Michigan's governor has vetoed a bill that would allow state residents to display their opposition to abortion on their license plates.
Gov. Rick Snyder vetoed a bill that would create a "Choose Life" license plate to raise money for an anti-abortion group, Right to Life of Michigan, WEMU reports.
Snyder, a Republican, said in his veto letter that he would not support the bill because the license plates created a divisive political message.
“And that, in my view, is not appropriate for a state-issued license plate," wrote Snyder, according to The Detroit News.
Popular VideoThis young teenage singer was shocked when Keith Urban invited her on stage at his concert. A few moments later, he made her wildest dreams come true.
"We're just going to take this up with the next Legislature and the next governor," said Ed Rivet of Right to Life of Michigan. Rivet said the group will follow up with the issue in 2019, when Snyder will not be able to seek reelection because he will have reached his term limit.
Right to Life has also called on the legislature to pass more anti-abortion bills, which Snyder said he would need to look at.
The bill's sponsor, Republican state Sen. Patrick Colbeck, denied that the plate had a political message. Colbeck also denied the plates would be divisive.
Popular VideoThis young teenage singer was shocked when Keith Urban invited her on stage at his concert. A few moments later, he made her wildest dreams come true:
"The only way that holds any credence as a divisive message is if you somehow believe ‘Choose Death’ is a viable message -- and it’s not," said Colbeck.
"We hoped [Snyder] would recognize this wonderful opportunity to provide care to pregnant women in need and help suicide prevention efforts," said Right to Life of Michigan's President Barbara Listing. "The support for the Choose Life plate is still there and it will happen in Michigan, it’s just a matter of time. We look forward to taking the issue up with our next governor."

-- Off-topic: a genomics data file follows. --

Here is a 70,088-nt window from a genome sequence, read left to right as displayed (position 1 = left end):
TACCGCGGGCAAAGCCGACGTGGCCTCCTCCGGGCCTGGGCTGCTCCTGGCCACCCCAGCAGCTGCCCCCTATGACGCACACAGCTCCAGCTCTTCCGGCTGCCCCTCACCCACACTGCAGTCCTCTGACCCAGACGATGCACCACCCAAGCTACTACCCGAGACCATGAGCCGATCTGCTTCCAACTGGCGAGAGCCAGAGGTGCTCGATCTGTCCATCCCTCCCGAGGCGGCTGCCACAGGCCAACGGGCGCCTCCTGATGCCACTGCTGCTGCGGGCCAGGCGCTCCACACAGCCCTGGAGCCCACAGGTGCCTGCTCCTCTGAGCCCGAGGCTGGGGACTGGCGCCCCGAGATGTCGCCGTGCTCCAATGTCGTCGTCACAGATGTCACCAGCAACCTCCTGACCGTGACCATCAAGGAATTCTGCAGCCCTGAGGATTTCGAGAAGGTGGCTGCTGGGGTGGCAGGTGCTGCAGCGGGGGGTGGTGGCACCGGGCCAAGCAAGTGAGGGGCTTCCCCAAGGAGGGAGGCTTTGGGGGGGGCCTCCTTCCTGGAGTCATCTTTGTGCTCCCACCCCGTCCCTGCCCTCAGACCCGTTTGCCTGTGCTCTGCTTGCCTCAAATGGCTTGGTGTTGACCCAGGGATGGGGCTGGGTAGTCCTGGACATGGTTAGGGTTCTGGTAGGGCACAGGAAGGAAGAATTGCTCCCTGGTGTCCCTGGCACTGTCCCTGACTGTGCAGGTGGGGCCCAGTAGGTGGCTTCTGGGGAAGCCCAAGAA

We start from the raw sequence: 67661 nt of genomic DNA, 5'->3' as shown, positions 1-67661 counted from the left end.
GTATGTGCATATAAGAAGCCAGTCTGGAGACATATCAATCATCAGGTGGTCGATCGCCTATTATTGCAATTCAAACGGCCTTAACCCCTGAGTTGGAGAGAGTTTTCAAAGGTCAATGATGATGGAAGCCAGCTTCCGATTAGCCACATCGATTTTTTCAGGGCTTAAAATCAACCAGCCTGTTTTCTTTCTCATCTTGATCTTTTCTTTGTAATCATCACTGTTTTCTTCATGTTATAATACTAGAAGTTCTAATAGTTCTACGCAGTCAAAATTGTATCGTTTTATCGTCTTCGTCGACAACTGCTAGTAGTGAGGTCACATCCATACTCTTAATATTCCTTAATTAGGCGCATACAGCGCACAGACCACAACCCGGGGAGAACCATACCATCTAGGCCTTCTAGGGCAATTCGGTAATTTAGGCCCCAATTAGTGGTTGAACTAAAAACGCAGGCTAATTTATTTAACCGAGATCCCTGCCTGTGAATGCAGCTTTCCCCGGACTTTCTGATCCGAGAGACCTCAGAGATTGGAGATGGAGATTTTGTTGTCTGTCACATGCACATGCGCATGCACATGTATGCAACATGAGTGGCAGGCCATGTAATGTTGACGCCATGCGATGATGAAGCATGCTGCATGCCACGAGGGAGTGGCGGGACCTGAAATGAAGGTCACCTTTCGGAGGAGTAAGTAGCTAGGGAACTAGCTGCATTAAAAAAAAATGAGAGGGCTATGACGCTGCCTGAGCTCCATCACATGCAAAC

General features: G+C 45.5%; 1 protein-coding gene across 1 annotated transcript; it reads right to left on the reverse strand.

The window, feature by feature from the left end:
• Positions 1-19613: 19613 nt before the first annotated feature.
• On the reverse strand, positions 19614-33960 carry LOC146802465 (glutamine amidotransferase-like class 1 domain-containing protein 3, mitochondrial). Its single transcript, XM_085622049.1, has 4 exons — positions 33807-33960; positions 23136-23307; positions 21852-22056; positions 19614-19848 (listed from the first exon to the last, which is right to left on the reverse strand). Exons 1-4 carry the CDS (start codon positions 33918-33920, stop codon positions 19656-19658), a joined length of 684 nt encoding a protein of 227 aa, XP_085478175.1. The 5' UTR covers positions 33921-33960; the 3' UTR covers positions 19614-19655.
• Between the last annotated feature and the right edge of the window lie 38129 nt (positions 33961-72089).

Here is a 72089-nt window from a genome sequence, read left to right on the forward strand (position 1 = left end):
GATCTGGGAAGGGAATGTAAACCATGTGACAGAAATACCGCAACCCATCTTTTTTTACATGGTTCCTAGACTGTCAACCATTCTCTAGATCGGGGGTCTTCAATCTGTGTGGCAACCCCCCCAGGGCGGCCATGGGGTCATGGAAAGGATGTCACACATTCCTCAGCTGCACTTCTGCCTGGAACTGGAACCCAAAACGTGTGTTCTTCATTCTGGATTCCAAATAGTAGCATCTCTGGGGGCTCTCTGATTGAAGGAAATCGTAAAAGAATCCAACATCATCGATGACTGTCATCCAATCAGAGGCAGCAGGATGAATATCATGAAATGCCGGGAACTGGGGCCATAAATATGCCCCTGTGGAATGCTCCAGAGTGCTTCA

Shelli Weisburg of the ACLU of Michigan said Snyder was right to veto the bill.
"We don’t think the state should really create that type of forum for controversial, one-sided political speech, and that’s what this would have been," said Weisburg. “If you’re going to open that forum, you have to do it widely.”
Twenty-nine states allow "Choose Life" license plates, says the National Conference for State Legislatures.
Nebraska's state legislature passed a bill in April that would allow "Choose Life" plates with the support of Nebraska's Lt. Gov. Mike Foley. Nebraska Gov. Pete Ricketts is expected to sign the bill, The Associated Press reports.
Republican state Sen. Paul Schumacher argued that putting any political message on a license plate will open up debates for other issues to be put on plates in the future, wasting time that the legislature could spend on other issues.
"We’re going to see more of these proposals," said the Nebraska state senator. "They’re going to be controversial, and we’re going to spend time arguing about this. Can you afford to take two, three days to argue about a license plate?"